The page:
Aubrie Sellers knew. Long before she walked away from high-velocity deals with a major label and a massive management company, the inevitable permeated her writing. Like a slow-moving water stain on a basement wall, Far From Home is ultimately the product of doing the unthinkable.
“All the emotions coming up through all these situations created more of a depth,” Sellers says quietly one late night, calling from Texas. “Just listening … Far From Home is almost a spiritual that encompasses that entire time period, the feeling of experience and really learning how much music means to me. It’s all there.”
If Far From Home is more atmospheric in places, combustive in others than her critically acclaimed New City Blues, it is also an album where she drops the cynical tough girl exterior that made the taunting “Paper Doll,” the slithering “Liar Liar” and Madison Avenue-skewering “Magazines” so delicious for a more yearning type of contemplation. With – because Sellers is the woman behind “garage country” – four guitars!
Having generated great buzz, the lanky guitarist/vocalist watched her thrash/bluegrass-flecked debut spark a bidding war among major Nashville labels. A re-release was rushed out. She went back on the road, back into the studio, back on the road, back to writing. All the while, she was finding new depths musically.
What should’ve been a triumph turned into a David Bowie alien moment. Having literally grown up in the business, homeschooled as her mother Lee Ann Womack’s career exploded globally with “I Hope You Dance,” Sellers wasn’t naïve about the demands or the pace.
Wanting to avoid charges of nepotism, she drove her own suburban, pulling a trailer – and avoided all media that wanted to talk about her mom, father Jason Sellers or stepfather Frank Liddell, who produced her debut. She’d also purposefully avoided the mainstream, because she knew the compromises. She thought everyone else understood, too.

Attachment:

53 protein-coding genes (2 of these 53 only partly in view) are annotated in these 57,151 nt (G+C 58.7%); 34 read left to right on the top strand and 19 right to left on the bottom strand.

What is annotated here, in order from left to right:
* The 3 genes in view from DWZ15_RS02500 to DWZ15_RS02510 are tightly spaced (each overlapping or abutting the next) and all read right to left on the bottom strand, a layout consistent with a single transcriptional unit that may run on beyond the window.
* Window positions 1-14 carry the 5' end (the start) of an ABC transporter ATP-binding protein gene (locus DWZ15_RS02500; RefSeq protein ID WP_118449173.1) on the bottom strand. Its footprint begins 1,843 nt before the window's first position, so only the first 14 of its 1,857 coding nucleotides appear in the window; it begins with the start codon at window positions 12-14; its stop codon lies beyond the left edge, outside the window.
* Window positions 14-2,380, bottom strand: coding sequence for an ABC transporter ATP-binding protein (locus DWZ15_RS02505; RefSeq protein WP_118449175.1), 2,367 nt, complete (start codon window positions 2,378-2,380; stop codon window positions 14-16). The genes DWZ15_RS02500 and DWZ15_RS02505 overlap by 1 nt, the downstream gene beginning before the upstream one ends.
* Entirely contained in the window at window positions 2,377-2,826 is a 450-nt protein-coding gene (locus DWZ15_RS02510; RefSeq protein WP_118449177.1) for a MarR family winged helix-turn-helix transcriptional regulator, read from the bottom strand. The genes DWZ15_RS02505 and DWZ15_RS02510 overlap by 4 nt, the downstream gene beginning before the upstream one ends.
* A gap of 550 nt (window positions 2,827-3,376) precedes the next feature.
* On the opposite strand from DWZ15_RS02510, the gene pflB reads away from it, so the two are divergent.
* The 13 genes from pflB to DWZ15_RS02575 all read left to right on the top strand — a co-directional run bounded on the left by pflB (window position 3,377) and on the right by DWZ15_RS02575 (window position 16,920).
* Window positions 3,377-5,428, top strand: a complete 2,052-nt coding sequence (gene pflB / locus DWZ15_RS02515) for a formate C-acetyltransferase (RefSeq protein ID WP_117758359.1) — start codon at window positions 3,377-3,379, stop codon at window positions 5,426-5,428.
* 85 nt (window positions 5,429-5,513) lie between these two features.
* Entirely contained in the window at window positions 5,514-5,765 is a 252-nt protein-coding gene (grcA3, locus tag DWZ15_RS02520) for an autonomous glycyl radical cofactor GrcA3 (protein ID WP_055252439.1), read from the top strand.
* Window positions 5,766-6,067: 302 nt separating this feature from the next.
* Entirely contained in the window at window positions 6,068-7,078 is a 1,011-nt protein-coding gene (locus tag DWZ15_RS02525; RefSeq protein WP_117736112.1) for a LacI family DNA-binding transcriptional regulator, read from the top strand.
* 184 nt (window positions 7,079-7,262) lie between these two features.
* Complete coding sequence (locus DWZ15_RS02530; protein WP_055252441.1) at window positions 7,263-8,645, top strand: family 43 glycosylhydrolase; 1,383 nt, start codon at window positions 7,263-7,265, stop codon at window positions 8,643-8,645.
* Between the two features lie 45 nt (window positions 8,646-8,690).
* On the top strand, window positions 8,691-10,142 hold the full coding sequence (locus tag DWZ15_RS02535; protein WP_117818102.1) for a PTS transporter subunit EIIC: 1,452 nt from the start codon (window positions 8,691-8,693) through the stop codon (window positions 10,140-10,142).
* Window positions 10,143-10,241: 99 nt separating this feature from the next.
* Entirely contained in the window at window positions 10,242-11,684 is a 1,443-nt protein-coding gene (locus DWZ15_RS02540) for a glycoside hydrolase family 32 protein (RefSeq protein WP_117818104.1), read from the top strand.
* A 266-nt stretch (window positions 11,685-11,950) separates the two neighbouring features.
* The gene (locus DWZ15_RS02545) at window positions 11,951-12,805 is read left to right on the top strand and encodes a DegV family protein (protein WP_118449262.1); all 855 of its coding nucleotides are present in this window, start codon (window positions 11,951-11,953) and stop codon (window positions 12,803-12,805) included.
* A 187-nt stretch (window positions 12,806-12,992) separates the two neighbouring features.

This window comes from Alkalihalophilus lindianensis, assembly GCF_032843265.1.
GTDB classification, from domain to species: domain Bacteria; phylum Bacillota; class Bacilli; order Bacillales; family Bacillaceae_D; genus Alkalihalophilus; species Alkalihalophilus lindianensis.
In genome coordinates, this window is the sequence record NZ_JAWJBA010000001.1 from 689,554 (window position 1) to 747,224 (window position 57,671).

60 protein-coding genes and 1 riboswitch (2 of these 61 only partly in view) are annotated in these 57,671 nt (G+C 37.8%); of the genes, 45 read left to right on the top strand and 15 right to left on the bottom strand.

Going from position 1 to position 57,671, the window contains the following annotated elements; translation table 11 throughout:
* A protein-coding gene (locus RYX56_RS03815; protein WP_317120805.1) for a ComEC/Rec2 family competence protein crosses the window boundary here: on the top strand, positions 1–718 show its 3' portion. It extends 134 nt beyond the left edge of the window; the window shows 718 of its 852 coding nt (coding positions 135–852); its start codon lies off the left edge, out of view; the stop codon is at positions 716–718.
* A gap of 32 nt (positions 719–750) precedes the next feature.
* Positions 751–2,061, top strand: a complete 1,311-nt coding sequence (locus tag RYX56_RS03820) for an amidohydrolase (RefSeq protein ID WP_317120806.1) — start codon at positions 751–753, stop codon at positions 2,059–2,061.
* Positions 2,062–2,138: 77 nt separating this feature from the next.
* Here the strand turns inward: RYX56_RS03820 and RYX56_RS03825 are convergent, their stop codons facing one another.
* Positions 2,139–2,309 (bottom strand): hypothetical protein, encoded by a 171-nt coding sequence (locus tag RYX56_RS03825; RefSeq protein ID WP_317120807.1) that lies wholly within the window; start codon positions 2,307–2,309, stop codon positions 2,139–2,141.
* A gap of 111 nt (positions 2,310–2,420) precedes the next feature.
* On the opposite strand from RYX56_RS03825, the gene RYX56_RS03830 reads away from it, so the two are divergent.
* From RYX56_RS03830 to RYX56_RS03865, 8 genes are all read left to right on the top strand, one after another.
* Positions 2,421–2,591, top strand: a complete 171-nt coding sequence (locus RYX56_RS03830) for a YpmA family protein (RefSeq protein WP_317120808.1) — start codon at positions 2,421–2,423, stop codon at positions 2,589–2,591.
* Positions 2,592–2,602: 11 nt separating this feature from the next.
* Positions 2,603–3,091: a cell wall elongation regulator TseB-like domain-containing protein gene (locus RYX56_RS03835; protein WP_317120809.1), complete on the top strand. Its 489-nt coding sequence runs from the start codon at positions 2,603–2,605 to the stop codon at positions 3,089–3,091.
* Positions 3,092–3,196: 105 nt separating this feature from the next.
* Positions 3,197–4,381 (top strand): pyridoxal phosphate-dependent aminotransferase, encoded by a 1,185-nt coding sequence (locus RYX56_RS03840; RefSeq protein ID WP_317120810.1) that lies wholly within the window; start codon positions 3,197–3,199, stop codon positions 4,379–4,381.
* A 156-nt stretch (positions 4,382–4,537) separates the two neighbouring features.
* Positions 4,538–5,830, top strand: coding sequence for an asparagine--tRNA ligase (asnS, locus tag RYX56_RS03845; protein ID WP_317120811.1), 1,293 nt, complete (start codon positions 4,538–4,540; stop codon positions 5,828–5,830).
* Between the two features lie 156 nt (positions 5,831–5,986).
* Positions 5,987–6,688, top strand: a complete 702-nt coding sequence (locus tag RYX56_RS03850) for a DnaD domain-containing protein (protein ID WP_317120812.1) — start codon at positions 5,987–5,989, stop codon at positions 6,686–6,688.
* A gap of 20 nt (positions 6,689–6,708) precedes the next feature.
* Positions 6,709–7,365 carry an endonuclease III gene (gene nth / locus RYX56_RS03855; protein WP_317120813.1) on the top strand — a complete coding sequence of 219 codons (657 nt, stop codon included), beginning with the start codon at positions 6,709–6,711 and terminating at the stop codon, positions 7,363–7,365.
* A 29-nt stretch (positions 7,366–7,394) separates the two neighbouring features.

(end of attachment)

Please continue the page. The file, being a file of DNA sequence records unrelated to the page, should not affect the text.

“I remember playing ‘You Haven’t Even Kissed Me Yet’ for someone at the label,” she recalls, “and they said, ‘You think it needs a bridge?’ They couldn’t feel or sense what was in there, the vulnerability, the tenderness, the fragility.
“If I’d done that, it could’ve been a Diane Warren song, which are awesome, but this was intended to be raw, maybe even a little scared. It was something I sat down and it poured out to me, an honest moment – not something created by a template.”
Quiet, even solitary, NPR saw her debut as “the work of an artist determined to construct a riveting identity for herself” and Entertainment Weekly lauded, “Sellers knows how to deliver a lyric in such a way that builds a whole universe.” The New York Times, Rolling Stone, Garden & Gun, Nylon, Stereo Gum and more concurred.
“You get to the place where you feel pinned against a wall, asking yourself, ‘Well, do you wanna be on a major record label? Do you want this thing that everybody’s chasing with all the power and resources it’s supposed to have? Or do you want to be honest? Instead of all that extra stuff …’” Sellers sighs.
Boarding another flight alone to another city, finishing a call to her then-manager as the flight attendant gave her the eye, she knew. “If I had to give up Red Light Management, Warner Brothers Records, I will … Those things aren’t as important as the music.”
Unsure of what to do next, she honored her commitments, started taking meetings and let the lawyers figure it out. She understood two things: she believed in her record and she had strong feelings about being an artist versus being a celebrity.
“You suddenly realize so clearly: they’re living on a different planet, and they see things so another way,” she reasons. “The idea you could just make another record? Just throw this one out, try something else. How much don’t you mean your music? If you can do that, what are your songs made of?”
Talk turns to fear of being judged, shut out, labeled as the bad child. Clearly Sellers wants to connect, loves the people who come up to her, saying they feel the same dissonance in the world – and they have nowhere to express their own frustrations. Somehow the conversation boomerangs to Taylor Swift.